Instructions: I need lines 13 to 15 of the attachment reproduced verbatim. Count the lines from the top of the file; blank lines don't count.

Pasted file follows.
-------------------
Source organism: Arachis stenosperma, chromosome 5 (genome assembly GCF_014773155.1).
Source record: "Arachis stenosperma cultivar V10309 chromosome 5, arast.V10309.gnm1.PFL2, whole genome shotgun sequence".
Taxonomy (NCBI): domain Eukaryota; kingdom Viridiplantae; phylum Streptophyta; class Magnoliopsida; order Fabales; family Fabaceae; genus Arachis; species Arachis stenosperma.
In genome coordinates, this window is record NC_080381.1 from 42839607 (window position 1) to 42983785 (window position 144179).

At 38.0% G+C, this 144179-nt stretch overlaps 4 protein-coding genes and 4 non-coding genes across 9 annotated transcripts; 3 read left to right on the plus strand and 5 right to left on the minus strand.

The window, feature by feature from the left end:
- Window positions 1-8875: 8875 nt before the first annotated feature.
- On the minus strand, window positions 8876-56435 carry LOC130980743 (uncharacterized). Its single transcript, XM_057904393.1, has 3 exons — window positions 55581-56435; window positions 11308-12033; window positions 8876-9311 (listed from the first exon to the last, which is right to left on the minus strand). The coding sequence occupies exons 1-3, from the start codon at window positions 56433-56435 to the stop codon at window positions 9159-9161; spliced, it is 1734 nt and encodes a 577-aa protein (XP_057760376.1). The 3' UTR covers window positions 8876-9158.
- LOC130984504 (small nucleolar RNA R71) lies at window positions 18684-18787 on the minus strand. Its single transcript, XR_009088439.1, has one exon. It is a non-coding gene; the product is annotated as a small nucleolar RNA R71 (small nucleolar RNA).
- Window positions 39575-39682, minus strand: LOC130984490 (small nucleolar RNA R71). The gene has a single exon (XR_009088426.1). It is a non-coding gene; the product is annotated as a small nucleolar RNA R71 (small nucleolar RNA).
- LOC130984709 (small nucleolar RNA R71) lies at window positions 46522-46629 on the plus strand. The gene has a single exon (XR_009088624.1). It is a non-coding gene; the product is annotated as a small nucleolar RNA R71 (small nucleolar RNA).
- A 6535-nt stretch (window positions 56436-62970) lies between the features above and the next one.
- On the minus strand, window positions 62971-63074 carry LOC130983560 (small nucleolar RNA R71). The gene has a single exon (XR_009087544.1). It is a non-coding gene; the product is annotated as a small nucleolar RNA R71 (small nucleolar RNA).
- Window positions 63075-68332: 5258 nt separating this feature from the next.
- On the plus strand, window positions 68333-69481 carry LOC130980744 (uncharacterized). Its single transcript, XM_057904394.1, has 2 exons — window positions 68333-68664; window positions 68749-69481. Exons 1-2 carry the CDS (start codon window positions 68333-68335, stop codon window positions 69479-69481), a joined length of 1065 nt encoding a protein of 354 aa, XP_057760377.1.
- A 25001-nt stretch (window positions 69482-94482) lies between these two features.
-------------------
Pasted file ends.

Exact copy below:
- On the minus strand, window positions 62971-63074 carry LOC130983560 (small nucleolar RNA R71). The gene has a single exon (XR_009087544.1). It is a non-coding gene; the product is annotated as a small nucleolar RNA R71 (small nucleolar RNA).
- Window positions 63075-68332: 5258 nt separating this feature from the next.
- On the plus strand, window positions 68333-69481 carry LOC130980744 (uncharacterized). Its single transcript, XM_057904394.1, has 2 exons — window positions 68333-68664; window positions 68749-69481. Exons 1-2 carry the CDS (start codon window positions 68333-68335, stop codon window positions 69479-69481), a joined length of 1065 nt encoding a protein of 354 aa, XP_057760377.1.